Tucker, Paul: Unelected power: the quest for legitimacy in central banking and the regulatory state
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This is a very substantial book on a topic of great relevance and practical importance. Its focus is on central banks, their history, and their place in democratic societies. It shows how central banks became the important, powerful players that we see today. The fundamental question the author asks is a more general one, however. It refers to the delegation of power to independent agencies of government, and how to reconcile this delegated authority with democratic legitimacy. The book is, as the author states, about power—unelected power. How to contain it, hold it accountable, legitimize it. In answering these questions, the author draws from a rich personal experience in central banking accumulated over many years of service at the Bank of England and the Bank for International Settlements.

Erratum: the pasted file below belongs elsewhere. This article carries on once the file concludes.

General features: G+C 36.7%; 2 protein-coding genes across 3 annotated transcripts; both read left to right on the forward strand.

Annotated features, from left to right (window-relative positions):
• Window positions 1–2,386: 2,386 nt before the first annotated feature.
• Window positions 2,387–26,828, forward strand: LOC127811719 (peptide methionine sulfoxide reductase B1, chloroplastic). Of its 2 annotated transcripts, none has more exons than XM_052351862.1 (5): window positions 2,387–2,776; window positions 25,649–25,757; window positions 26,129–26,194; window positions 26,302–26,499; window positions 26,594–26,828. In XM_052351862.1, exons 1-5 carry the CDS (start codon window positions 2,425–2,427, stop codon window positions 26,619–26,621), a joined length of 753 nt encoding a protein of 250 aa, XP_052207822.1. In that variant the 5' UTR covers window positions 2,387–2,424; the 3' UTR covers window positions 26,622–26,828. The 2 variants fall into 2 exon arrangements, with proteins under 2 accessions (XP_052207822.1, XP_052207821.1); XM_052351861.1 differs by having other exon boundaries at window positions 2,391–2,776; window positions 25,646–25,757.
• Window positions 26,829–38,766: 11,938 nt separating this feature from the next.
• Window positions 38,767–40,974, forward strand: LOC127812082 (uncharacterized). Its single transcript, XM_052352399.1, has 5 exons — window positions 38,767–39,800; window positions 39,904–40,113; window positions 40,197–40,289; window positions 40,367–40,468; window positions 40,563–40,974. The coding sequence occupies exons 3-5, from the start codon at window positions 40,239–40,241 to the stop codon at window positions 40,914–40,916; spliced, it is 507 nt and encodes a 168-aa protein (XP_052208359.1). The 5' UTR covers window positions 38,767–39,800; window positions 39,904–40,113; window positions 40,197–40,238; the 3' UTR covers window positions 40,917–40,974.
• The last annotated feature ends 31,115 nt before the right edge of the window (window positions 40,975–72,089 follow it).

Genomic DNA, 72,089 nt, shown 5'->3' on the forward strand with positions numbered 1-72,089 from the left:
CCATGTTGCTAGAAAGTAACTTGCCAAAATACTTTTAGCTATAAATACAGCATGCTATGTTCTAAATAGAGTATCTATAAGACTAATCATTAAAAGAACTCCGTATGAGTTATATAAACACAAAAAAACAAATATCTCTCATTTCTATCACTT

A basic premise of the book is, obviously, that institutions matter—a belief very much shared by this reviewer. Institutions define the environment which constrains and influences individual...